During the Protectorate, the French attempted to administer a reform of the Qarawiyin mosque university in Fez, the traditional educational institution.
This strategy met resistance.
In French Morocco, colonial education served as a tool to transmit ideas of republicanism, liberalism and socialism, but it also deliberately promoted an essentialist and anti-liberal discourse of cultural separation.
The methods of traditional Moroccan teachers, or fqih, were considered too primitive. The new reforms included three to five hours of French for every hour of Arabic. College directors were warned against giving students too much knowledge, or too much of a taste for analysis. Class segregation was to be ensured by charging tuition fees at elite schools. Students were to learn French as a second language, for use as an 'instrument,' and were to acquire an 'exact and complete' understanding of French civilization, but they were not to be immersed in French, since they were not to become part of French civilization themselves.
A divide and conquer policy ensued with the "Berber Dahir" of 1930, which declared that all serious criminal cases would now fall under the jurisdiction, not of Berber tribunals, but instead of French courts.
A Berber/Arab division resulted, with marginalization of Amazigh language. This protected the traditional elites upon whose collaboration the French depended.
After independence, education was made compulsory for all Moroccan children between the ages of 6 through 13 in 1963.
During this time all subjects were Arabized in the first and second grades, while French was maintained as the language of instruction of math and science in both primary and secondary levels.
Later, to meet the rising demand for secondary education in the 1970s, Morocco imported French speaking teachers from countries such as France, Romania, and Bulgaria to teach math and sciences, and Arab teachers to teach humanities and social studies. by 1989, Arabization of all subjects across all grades was accomplished. However, French was maintained as the medium of instruction for scientific subjects in technical and professional secondary schools, technical institutes and universities.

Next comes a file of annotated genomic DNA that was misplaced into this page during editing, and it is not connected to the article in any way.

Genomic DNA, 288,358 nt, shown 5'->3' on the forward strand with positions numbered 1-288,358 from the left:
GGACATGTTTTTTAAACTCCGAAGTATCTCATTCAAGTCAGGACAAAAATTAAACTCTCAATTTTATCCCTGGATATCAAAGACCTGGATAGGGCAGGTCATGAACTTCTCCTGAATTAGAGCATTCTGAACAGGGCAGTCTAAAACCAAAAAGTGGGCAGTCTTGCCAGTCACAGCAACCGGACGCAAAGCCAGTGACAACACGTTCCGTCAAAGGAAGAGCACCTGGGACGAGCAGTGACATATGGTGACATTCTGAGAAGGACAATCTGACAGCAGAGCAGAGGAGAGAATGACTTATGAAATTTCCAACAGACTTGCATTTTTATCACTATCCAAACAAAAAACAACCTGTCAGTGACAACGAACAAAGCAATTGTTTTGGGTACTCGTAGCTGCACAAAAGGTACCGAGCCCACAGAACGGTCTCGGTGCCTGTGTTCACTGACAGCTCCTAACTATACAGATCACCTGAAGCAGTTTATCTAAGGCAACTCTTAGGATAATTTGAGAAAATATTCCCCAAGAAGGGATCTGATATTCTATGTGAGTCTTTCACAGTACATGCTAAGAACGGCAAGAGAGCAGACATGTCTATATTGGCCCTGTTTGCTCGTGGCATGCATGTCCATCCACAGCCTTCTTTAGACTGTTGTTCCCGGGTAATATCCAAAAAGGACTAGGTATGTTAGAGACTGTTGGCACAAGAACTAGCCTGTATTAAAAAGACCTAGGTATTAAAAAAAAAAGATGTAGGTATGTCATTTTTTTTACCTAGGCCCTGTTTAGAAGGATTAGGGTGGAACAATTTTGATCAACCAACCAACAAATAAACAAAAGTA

Many civilizations have influenced Morocco and contributed to its linguistic and cultural diversity to produce what is today a complex, multilingual profile.
Two native languages, Berber and Arabic, plus French, are predominant. Tamazight covers a number of widely different dialects which are not entirely mutually comprehensible.
Arabic was introduced to Morocco in the seventh century. Two varieties of Arabic are used, as in other Arab countries - Classical Arabic or its modern version, Standard Arabic, and Moroccan Arabic. Spanish also once played an important role in northern Morocco throughout the Spanish occupation, though it is now only marginally used.
Other languages, such as English and German are more commonly taught as foreign languages in the public and private schools. English language skills are seen as highly desirable in terms of future career opportunity.
The education system offers the following tracks:
1) the Modern track, which is the continuation of the French system
2) Original track, which focuses on Koranic teachings
3) The technical track, designed to produce a skilled workforce
After nine years of basic education, students begin upper secondary school and take:
*a one-year common core curriculum, which is either arts or science
*First year students take arts and or science, mathematics or "original" education
*Second year students take earth and life sciences, physics, agricultural science, technical studies or A/B mathematics track.
The country has fourteen major public universities, in addition to a large number of private universities. Admission to public universities requires only a baccalareat, whereas admission to other higher public education, such as engineering school requires high marks on competitive special tests as well as special training before the exams.
1999-2009 was considered "The Education Decade," wherein the government undertook several reforms to improve the access of education and to reduce regional differences in the provision of education.
The success of these reforms is debatable. For example, one may find computer labs with locks on the door. Resistance to change is an issue there, just as it is in the U.S.